Additionally, Watt's analysis focuses on the possible cost barriers of implementing the Web CGI survey. He points out that not only is the initial cost for a Web CGI survey higher than other survey methods, but the overall cost of the Web CGI survey decreases less steeply as sample size increases. As a matter of fact, the cost of the Web CGI survey method is described as more expensive than the cost of the mail version of the survey if population size is held constant. This is due to the substantial amount of time spent by programmers and Web designers making a seamless Web survey site. In addition to these costs, there is a difficult-to-calculate individual labor cost for maintaining computer networks (e.g., administration and hardware maintenance).
Representativeness and response rate. In most of the work examining e-mail surveys concerns are voiced about sample representativeness (e.g., Dillman, 2000; Schaefer & Dillman, 1998; Swoboda et al., 1997; Tse, 1998). This is a legitimate concern, especially considering that many survey populations are geographically and demographically diverse. Specifically, Tse (1998) expresses concern that e-mail sampling is necessarily limited to e-mail users. Mehta (1995) expresses concern that e-mail respondents over-represent the middle-to-upper class respondent. Schmidt (1997) points out that the population of Web users is biased toward young males of above-average socio-economic and educational status, which is a source of concern with respect to the use of Web forms.
These concerns, although legitimate. do not always receive the attention they deserve. For example, published research has used e-mail addresses obtained from an Internet newsgroup to generalize to the population at large (Swoboda et al., 1997). Even though such studies may demonstrate that overall population attitudes and demographics are adequately represented in such a sample method, this argument is not sufficient to defend against the ecological fallacy. Bachmann and Elfrink (1996) make this point as they argue that it is unwise to generalize from studies using such restricted sampling frames.
In addition to an appropriately random and representative sample of the target population, survey response rates are a major concern for the validity of survey results. Here, electronic methods may offer some advantages. For example, 41% of Swoboda et al.'s (1997) electronic survey respondents said that they would not have completed a telephone interview on the survey topic. This suggests that when researchers implement a multi-mode survey, they may be able to generate responses from a greater range of individuals and boost response rates. Since e-mail survey respondents appear to be less likely to respond to surveys in other modes, researchers may be able to access those respondents only through e-mail-and we might thus assume that mixed mode surveys can provide wider sample coverage.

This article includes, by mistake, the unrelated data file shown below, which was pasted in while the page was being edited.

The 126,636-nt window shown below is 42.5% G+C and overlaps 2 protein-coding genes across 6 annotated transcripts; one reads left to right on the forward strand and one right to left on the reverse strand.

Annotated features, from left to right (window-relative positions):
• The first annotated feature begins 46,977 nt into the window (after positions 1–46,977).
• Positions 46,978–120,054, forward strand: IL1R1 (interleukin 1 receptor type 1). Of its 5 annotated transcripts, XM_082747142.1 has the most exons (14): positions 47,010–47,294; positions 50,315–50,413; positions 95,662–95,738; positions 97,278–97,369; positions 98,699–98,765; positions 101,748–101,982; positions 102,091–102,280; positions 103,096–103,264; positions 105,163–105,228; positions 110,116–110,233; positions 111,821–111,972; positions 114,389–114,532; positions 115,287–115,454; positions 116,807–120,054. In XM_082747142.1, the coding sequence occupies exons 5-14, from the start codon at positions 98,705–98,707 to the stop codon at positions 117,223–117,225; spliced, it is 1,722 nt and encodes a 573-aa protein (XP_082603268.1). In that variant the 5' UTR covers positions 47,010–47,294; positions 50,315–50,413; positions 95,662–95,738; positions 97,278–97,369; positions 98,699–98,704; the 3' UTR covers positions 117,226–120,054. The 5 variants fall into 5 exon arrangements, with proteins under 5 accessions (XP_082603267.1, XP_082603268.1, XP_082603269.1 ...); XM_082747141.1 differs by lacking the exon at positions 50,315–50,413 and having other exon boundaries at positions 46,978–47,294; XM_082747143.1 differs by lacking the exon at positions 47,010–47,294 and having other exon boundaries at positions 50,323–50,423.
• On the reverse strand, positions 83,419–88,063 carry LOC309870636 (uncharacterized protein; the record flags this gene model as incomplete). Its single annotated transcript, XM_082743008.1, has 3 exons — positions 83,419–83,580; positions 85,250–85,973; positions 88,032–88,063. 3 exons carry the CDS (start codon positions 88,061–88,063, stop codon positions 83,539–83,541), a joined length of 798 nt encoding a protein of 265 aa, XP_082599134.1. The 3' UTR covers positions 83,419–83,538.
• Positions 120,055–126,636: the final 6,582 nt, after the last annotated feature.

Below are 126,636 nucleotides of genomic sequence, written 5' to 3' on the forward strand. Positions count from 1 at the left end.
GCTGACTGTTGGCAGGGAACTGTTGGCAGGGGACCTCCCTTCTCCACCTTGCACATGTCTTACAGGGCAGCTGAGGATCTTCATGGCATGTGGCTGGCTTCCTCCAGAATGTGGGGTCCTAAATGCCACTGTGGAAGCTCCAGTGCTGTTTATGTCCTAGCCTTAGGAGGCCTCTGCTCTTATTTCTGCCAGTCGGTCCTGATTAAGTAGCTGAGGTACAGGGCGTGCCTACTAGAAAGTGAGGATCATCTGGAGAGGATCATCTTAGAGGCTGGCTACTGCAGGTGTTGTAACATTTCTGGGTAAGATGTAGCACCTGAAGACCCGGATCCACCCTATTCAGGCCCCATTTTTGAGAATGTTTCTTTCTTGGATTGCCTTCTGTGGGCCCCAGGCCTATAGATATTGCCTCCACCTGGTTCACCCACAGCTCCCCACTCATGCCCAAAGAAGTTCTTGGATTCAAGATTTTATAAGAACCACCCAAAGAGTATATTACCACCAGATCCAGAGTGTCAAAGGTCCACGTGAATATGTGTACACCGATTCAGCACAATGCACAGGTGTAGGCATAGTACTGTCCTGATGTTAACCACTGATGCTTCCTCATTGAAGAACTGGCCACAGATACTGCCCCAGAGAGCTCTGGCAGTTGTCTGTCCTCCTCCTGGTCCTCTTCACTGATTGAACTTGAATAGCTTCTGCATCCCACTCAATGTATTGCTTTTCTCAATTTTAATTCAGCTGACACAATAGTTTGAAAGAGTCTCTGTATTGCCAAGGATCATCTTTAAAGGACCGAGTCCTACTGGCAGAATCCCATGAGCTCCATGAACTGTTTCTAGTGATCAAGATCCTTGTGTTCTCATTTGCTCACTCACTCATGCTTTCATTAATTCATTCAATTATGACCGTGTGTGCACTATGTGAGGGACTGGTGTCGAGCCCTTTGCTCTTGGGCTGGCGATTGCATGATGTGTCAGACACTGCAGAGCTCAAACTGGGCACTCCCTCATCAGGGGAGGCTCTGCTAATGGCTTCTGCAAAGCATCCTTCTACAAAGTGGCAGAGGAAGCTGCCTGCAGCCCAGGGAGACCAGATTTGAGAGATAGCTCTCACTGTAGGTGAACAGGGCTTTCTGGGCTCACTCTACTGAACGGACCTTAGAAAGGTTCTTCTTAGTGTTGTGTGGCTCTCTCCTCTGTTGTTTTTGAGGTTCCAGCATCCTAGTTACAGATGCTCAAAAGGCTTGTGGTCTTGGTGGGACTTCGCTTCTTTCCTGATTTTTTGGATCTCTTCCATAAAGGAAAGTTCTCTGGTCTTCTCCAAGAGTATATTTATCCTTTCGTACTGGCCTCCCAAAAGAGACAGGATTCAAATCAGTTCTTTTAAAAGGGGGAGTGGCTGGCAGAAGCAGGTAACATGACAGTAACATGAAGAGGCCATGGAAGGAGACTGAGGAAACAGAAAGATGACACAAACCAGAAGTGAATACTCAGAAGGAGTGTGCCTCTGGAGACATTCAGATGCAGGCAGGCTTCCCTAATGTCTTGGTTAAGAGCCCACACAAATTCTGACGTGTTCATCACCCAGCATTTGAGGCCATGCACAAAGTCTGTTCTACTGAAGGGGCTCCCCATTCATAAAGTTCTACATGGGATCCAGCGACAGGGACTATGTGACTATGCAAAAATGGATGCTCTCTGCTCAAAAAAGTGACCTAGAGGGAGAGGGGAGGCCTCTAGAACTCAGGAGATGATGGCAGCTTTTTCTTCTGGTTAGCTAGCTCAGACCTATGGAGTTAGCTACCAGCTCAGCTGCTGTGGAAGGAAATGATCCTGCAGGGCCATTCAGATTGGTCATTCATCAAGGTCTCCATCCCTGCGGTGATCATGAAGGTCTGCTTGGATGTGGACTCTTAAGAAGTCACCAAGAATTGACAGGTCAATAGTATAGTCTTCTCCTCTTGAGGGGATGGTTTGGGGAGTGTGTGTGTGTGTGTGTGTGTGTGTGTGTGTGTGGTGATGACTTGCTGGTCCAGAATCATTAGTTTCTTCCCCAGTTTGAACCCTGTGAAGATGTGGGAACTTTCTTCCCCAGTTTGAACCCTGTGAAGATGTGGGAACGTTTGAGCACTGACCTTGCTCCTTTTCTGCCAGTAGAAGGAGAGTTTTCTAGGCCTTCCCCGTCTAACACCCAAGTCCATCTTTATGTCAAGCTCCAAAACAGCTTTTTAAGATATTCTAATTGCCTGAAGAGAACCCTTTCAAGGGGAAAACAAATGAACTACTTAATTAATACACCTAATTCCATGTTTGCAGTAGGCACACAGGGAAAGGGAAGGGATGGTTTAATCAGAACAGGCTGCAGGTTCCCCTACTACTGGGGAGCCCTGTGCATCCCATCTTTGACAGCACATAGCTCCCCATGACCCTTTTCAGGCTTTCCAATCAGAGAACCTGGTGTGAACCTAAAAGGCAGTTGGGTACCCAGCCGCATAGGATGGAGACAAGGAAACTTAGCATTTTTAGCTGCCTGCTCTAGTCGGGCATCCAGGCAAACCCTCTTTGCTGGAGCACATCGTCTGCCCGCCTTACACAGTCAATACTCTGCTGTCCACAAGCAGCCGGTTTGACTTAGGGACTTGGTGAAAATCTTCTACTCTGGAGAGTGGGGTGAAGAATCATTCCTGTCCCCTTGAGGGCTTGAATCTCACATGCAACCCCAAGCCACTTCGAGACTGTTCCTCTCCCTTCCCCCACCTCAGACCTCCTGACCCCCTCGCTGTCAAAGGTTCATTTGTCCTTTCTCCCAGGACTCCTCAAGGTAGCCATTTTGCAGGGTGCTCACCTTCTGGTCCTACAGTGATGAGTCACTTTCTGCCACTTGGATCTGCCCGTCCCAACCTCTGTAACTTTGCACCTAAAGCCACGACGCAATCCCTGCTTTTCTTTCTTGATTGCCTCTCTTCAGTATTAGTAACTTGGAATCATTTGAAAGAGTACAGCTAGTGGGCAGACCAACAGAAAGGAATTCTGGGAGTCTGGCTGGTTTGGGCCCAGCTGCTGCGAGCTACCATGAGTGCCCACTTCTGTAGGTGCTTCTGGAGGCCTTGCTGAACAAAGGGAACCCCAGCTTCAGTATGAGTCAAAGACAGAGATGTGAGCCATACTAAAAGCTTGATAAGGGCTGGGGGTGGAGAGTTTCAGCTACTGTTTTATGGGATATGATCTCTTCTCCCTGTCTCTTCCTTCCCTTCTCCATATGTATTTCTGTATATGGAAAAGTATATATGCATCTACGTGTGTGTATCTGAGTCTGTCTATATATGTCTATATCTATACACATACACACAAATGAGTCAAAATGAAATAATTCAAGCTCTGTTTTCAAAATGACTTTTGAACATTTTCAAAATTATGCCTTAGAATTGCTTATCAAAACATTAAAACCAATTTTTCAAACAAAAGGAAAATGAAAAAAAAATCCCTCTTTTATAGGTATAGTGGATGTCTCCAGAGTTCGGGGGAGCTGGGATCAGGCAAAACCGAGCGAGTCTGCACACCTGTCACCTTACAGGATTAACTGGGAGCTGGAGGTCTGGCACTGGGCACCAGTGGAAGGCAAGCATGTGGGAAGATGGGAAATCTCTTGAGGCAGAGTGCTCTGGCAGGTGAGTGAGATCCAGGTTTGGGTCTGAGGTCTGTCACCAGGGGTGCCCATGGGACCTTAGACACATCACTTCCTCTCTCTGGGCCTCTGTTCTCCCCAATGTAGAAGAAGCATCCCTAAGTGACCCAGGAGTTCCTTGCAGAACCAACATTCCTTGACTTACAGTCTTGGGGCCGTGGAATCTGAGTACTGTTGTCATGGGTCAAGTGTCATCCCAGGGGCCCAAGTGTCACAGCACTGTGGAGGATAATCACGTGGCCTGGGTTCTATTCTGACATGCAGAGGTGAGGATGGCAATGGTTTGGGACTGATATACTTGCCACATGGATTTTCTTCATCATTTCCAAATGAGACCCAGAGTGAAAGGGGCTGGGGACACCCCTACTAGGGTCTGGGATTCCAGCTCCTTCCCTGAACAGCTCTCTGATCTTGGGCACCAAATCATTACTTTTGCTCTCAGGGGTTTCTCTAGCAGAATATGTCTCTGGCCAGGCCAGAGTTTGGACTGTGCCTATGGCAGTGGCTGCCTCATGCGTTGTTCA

While overall response rates for e-mail surveys are known to be somewhat lower than paper and pencil surveys (Anderson & Gansneder, 1995; Kittleson, 1995), some e-mail surveys perform well beyond expectations. Indeed, it has been shown that e-mail survey response rates can be as high as 70%. Some attribute this success to a group cohesiveness effect sometimes inherent to e-mail sampling frames (similar to organizational sampling frames) (Sproull, 1986; Kiesler & Sproull, 1986). For instance, an e-mail survey of AT&T employees had a 60% response rate compared to a 38% response for an identical mail survey (Parker, 1992). And an e-mail survey of Lotus Development Corporation employees achieved a 56% response rate (Bachmann & Elfrink, 1996; Schaefer & Dillman, 1998). Also, Kiesler and Sproull's e-mail survey of college of students achieved a 67% response rate (Kiesler & Sproull, 1986). And an online survey of 300 SCIENCEnet subscribers achieved a 76% response rate (Walsh, Kiesler, Sproull & Hesse, 1992). Mehta (1995) summarizes that, except for the use of $1 incentives included in mail surveys, e-mail surveys with pre-notice and follow-up prompts can generally achieve higher response rates.
In constrast to the results noted above are a few studies describing low e-mail survey response rates. Schuldt and Totten (1994) reported a 19% electronic response rate compared to a 57% mail response. Couper, Blair, and Triplett (1997) achieved a 43% electronic response rate versus 71% from mail. And Swoboda et al. (1997) received a 21% response rate from a global e-mail survey.
Kittleson (1995) indicated that he could not achieve a satisfactory response rate even among active e-mail users, and argued that the US Postal Service is the best way of getting a reasonable response rate. He suggests several possible reasons for low e-mail response rates. First, asynchronous e-mail is on the "waiting phase" and individuals can discard these messages very easily. Further, e-mail surveys do not physically show up on recipient's desks and thus are less likely to get the receiver's attention. And, perhaps most importantly, e-mail is not anonymous. Although current Listserv software supports functions which can make the returning e-mails anonymous, this function can prohibit researchers from making an e-mail list for the second wave or for follow-up e-mail surveys.